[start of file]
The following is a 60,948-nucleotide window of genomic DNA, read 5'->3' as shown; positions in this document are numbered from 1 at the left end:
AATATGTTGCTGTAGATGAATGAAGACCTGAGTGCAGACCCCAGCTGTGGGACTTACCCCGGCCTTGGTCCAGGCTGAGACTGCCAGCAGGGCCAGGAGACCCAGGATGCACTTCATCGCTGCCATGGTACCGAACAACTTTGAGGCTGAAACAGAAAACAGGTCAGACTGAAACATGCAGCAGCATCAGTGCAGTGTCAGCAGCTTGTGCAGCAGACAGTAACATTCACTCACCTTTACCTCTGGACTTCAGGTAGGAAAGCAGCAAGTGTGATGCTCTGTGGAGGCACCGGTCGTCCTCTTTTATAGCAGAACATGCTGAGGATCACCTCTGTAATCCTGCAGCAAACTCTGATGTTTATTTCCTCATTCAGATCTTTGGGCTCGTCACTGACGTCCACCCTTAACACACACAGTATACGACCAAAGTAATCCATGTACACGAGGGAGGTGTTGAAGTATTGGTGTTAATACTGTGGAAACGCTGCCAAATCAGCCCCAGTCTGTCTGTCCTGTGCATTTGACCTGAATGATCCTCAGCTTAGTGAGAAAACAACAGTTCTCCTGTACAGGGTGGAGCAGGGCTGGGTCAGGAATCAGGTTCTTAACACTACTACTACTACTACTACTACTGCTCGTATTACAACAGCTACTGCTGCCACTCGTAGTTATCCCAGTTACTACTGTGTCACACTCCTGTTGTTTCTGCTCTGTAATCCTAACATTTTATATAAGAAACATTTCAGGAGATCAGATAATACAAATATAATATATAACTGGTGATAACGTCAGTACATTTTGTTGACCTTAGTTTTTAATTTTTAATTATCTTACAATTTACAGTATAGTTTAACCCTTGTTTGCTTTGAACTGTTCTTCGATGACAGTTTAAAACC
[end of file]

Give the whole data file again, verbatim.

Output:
The following is a 60,948-nucleotide window of genomic DNA, read 5'->3' as shown; positions in this document are numbered from 1 at the left end:
AATATGTTGCTGTAGATGAATGAAGACCTGAGTGCAGACCCCAGCTGTGGGACTTACCCCGGCCTTGGTCCAGGCTGAGACTGCCAGCAGGGCCAGGAGACCCAGGATGCACTTCATCGCTGCCATGGTACCGAACAACTTTGAGGCTGAAACAGAAAACAGGTCAGACTGAAACATGCAGCAGCATCAGTGCAGTGTCAGCAGCTTGTGCAGCAGACAGTAACATTCACTCACCTTTACCTCTGGACTTCAGGTAGGAAAGCAGCAAGTGTGATGCTCTGTGGAGGCACCGGTCGTCCTCTTTTATAGCAGAACATGCTGAGGATCACCTCTGTAATCCTGCAGCAAACTCTGATGTTTATTTCCTCATTCAGATCTTTGGGCTCGTCACTGACGTCCACCCTTAACACACACAGTATACGACCAAAGTAATCCATGTACACGAGGGAGGTGTTGAAGTATTGGTGTTAATACTGTGGAAACGCTGCCAAATCAGCCCCAGTCTGTCTGTCCTGTGCATTTGACCTGAATGATCCTCAGCTTAGTGAGAAAACAACAGTTCTCCTGTACAGGGTGGAGCAGGGCTGGGTCAGGAATCAGGTTCTTAACACTACTACTACTACTACTACTACTGCTCGTATTACAACAGCTACTGCTGCCACTCGTAGTTATCCCAGTTACTACTGTGTCACACTCCTGTTGTTTCTGCTCTGTAATCCTAACATTTTATATAAGAAACATTTCAGGAGATCAGATAATACAAATATAATATATAACTGGTGATAACGTCAGTACATTTTGTTGACCTTAGTTTTTAATTTTTAATTATCTTACAATTTACAGTATAGTTTAACCCTTGTTTGCTTTGAACTGTTCTTCGATGACAGTTTAAAACC